MDPI, Nanomaterials, 8(11), p. 1922, 2021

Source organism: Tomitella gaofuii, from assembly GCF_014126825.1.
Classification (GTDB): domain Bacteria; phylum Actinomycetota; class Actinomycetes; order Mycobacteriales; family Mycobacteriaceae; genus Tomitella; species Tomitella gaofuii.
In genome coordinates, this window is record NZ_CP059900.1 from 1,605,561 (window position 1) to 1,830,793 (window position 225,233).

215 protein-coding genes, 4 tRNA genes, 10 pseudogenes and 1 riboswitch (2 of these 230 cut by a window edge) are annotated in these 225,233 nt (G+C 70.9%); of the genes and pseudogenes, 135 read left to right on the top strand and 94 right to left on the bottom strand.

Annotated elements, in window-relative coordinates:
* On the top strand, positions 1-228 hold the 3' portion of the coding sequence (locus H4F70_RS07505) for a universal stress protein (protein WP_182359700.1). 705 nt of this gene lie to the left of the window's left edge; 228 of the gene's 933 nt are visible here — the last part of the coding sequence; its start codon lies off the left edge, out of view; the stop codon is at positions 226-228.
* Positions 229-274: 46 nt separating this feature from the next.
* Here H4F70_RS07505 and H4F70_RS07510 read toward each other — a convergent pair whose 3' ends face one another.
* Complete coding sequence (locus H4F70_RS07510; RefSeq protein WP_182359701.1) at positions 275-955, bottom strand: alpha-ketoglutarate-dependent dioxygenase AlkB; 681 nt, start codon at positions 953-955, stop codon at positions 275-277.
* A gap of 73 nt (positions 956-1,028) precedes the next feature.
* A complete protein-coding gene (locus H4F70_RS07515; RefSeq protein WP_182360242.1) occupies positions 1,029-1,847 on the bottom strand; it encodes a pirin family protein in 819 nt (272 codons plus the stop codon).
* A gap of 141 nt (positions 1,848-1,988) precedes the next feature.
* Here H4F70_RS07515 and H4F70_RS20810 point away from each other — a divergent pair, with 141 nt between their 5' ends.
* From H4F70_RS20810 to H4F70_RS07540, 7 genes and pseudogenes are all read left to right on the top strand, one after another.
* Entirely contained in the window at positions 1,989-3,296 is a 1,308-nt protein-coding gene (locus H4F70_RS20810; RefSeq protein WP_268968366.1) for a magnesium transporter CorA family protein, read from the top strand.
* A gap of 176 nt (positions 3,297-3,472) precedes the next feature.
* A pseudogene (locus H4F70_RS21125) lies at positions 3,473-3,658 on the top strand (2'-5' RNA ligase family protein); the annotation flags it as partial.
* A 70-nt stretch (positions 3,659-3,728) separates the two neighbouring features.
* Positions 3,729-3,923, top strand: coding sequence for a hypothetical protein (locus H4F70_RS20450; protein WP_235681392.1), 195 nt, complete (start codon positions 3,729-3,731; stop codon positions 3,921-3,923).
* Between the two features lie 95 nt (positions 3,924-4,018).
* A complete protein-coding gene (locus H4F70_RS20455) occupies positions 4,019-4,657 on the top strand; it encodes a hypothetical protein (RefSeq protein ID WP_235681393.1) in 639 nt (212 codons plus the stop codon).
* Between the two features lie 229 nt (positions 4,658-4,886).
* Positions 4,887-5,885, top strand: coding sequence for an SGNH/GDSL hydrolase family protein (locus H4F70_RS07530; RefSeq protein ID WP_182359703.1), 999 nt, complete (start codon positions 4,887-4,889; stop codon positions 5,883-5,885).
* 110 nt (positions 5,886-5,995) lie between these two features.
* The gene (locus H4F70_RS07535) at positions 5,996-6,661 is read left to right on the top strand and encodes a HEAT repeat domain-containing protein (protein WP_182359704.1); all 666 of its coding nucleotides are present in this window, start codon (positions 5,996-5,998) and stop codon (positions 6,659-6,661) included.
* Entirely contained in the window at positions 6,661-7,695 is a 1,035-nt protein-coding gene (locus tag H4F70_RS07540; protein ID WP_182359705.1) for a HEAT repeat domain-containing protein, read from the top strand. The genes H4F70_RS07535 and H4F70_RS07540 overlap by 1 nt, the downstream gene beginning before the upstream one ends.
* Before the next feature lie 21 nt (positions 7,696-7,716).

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Plant-derived nanovesicles (NVs) have attracted interest due to their anti-inflammatory, anticancer and antioxidative properties and their efficient uptake by human intestinal epithelial cells. Previously we showed that tomato (Solanum lycopersicum L.) fruit is one of the interesting plant resources from which NVs can be obtained at a high yield. In the course of the isolation of NVs from different batches of tomatoes, using the established differential ultracentrifugation or size-exclusion chromatography methods, we occasionally observed the co-isolation of viral particles. Density gradient ultracentrifugation (gUC), using sucrose or iodixanol gradient materials, turned out to be efficient in the separation of NVs from the viral particles. We applied cryogenic transmission electron microscopy (cryo-TEM), scanning electron microscopy (SEM) for the morphological assessment and LC–MS/MS-based proteomics for the protein identification of the gradient fractions. Cryo-TEM showed that a low-density gUC fraction was enriched in membrane-enclosed NVs, while the high-density fractions were rich in rod-shaped objects. Mass spectrometry–based proteomic analysis identified capsid proteins of tomato brown rugose fruit virus, tomato mosaic virus and tomato mottle mosaic virus. In another batch of tomatoes, we isolated tomato spotted wilt virus, potato virus Y and southern tomato virus in the vesicle sample. Our results show the frequent co-isolation of plant viruses with NVs and the utility of the combination of cryo-TEM, SEM and proteomics in the detection of possible viral contamination.